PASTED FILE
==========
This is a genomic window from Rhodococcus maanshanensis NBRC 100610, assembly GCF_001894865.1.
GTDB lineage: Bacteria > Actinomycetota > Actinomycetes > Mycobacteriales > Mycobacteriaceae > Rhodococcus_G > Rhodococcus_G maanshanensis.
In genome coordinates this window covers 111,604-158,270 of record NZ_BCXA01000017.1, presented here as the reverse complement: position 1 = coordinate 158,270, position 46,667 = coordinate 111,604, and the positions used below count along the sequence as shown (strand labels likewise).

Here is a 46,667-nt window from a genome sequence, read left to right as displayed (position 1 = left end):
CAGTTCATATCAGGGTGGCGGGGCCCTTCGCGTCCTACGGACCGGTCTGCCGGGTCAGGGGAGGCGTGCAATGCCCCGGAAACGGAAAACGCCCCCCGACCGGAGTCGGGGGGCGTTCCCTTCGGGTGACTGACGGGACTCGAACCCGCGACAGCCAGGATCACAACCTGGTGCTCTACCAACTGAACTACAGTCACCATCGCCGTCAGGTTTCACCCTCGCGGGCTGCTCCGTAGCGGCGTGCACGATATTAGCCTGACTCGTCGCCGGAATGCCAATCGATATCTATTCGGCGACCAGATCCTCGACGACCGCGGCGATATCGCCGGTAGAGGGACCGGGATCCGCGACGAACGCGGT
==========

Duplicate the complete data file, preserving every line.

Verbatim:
This is a genomic window from Rhodococcus maanshanensis NBRC 100610, assembly GCF_001894865.1.
GTDB lineage: Bacteria > Actinomycetota > Actinomycetes > Mycobacteriales > Mycobacteriaceae > Rhodococcus_G > Rhodococcus_G maanshanensis.
In genome coordinates this window covers 111,604-158,270 of record NZ_BCXA01000017.1, presented here as the reverse complement: position 1 = coordinate 158,270, position 46,667 = coordinate 111,604, and the positions used below count along the sequence as shown (strand labels likewise).

Here is a 46,667-nt window from a genome sequence, read left to right as displayed (position 1 = left end):
CAGTTCATATCAGGGTGGCGGGGCCCTTCGCGTCCTACGGACCGGTCTGCCGGGTCAGGGGAGGCGTGCAATGCCCCGGAAACGGAAAACGCCCCCCGACCGGAGTCGGGGGGCGTTCCCTTCGGGTGACTGACGGGACTCGAACCCGCGACAGCCAGGATCACAACCTGGTGCTCTACCAACTGAACTACAGTCACCATCGCCGTCAGGTTTCACCCTCGCGGGCTGCTCCGTAGCGGCGTGCACGATATTAGCCTGACTCGTCGCCGGAATGCCAATCGATATCTATTCGGCGACCAGATCCTCGACGACCGCGGCGATATCGCCGGTAGAGGGACCGGGATCCGCGACGAACGCGGT